Safe Winter Storage for Your Inflatable Paddleboard

If you love paddleboarding, putting your inflatable stand-up paddleboard away for the winter can be kind of a bummer. But if you store it properly, you can experience that new board enthusiasm all over again.  

If you don’t, you could be looking at things that make your board feel anything but new. Those include dings, scratches, stains, dirt, delamination, fading, and cracks. Mold and other bacteria can devour seams and glues.  

However, even those of us living in colder climates with months of frigid temperatures can see our boards emerge from long winter storage in exceptional shape. Paddleboarders who’ve seen all these issues have learned to avoid them, and offer some great SUP storage tips on:  

  • Long storage over the winter  
  • How to roll up a deflated paddleboard  
  • Storing an inflated paddleboard  
  • How to keep your SUP from twisting in storage 
  • Dealing with moisture damage like mold and mildew  

 Their advice begins with common mistakes and their consequences. Once you know and appreciate the pitfalls that can occur during storage, you’ll be pleased to learn how easy it is to avoid them. 

 

Remember these storage errors so you can forget about making them.  

  • Letting moisture and bacteria do their nasty work: Water droplets aren't as innocent as they look. Putting your SUP away wet provides the perfect pool party for bacteria. That can result in plenty of icky mold, mildew and other stains for you to clean up. (You're much better off cleaning up BEFORE you put your board away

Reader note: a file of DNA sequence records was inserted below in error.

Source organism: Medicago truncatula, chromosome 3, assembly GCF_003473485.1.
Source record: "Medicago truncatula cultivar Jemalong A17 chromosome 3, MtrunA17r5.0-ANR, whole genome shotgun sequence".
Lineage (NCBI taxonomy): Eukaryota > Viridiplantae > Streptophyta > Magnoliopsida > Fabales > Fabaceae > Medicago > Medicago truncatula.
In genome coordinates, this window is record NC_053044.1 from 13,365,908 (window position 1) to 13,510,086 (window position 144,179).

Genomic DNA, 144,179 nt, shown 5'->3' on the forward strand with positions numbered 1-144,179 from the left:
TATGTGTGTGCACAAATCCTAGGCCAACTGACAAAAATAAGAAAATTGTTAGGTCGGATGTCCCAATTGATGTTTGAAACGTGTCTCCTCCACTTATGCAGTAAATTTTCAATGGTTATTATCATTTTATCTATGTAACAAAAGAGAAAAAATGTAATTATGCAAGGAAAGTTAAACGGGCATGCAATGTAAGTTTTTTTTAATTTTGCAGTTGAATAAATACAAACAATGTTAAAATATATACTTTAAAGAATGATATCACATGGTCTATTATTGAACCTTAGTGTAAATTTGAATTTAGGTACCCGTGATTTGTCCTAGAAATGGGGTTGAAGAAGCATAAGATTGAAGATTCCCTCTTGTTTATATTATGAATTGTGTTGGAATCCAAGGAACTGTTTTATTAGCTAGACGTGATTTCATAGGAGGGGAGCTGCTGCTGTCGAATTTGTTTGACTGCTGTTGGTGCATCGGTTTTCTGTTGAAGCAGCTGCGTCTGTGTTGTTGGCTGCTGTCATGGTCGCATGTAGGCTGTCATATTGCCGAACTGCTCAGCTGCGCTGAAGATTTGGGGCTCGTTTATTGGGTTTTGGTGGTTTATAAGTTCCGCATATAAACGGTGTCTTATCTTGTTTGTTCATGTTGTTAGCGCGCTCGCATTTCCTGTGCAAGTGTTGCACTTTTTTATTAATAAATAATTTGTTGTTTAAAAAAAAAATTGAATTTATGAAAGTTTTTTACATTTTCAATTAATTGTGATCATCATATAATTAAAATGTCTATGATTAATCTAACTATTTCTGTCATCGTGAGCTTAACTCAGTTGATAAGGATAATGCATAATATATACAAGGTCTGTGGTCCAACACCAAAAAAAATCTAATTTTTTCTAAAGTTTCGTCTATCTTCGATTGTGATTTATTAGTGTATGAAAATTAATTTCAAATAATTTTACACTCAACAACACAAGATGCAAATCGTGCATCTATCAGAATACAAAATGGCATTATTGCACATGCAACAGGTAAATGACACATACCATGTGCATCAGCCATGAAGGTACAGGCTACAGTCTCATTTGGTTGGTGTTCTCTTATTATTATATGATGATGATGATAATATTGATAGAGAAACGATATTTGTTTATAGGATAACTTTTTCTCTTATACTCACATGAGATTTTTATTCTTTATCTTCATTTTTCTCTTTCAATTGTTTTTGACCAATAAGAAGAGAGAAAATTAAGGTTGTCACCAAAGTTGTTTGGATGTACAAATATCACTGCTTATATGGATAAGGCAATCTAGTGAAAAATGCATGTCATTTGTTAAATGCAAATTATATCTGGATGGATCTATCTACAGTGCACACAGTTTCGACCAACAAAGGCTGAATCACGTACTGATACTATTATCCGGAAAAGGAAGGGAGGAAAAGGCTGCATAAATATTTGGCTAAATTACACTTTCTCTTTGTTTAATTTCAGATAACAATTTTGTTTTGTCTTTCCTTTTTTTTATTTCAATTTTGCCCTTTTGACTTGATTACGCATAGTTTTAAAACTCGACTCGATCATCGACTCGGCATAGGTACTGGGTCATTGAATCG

• These germs can also wage biological warfare on the seams of your craft. You’ll also want to avoid storing it with anything else that’s wet, in a moist location, or near anything that spreads moisture – like a water heater.  
  • Rolling a deflated Inflatable SUP too tightly: Even if you do make an effort to dry your board, there may still be some remnant moisture. It will likely dry up on its own with enough airflow around it. If less air can reach it, more pathogens will.  

  • Airflow isn’t the only issue. Some parts of your SUP – like the fin box – aren't made to bend or curve around. If they don’t crack or break, a gap may open up between them and the PVC, which contaminants can occupy.   
  • Storing an inflated SUP at an angle: If you have room to store your clean-and-dried paddleboard in its inflated state, work with, not against, gravity. Leaning your board diagonally against anything may cause it to buckle and twist wherever the gravity is heaviest. Even distribution of gravity (or any other type of pressure) across the length and width of your board is key. 

 

Storage of Inflated Paddleboards  

@aquatoneglobal

Sunshine can be helpful drying a wet board in the summertime, but only for a limited time – and shade is preferred. Leaving an inflated board in direct or indirect sunlight all winter is out of the question. That’s because even in the winter, prolonged exposure to direct sunlight can cause fading, delamination, or damage to your SUP’s deck and PVC material. 

There’s a difference of opinion on storing it under your sundeck, but several experts believe that option may provide insufficient protective shade over long periods of time. That doesn’t mean you can’t store your board outside if you don’t have room inside. 

You can find a UV-resistant tarp to cover your board, but it will need to be suspended above your board. Direct contact creates a perfect hiding place for moisture and mold. That means you'll also have to protect your tarp from rain, snow, leaves or wind that might weigh or knock it down.  

You’ll also want to store your board where thieves can easily spot it. That’s just one reason why lockable sheds are popular for SUP storage. 

Photo by Sabri Tuzcu on Unsplash

Heat and cold present an even bigger issue than brightness. The recommended storage temperature for your SUP is between 40- and 85-degrees Fahrenheit. Some paddleboard experts will take that high number up to 110 degrees.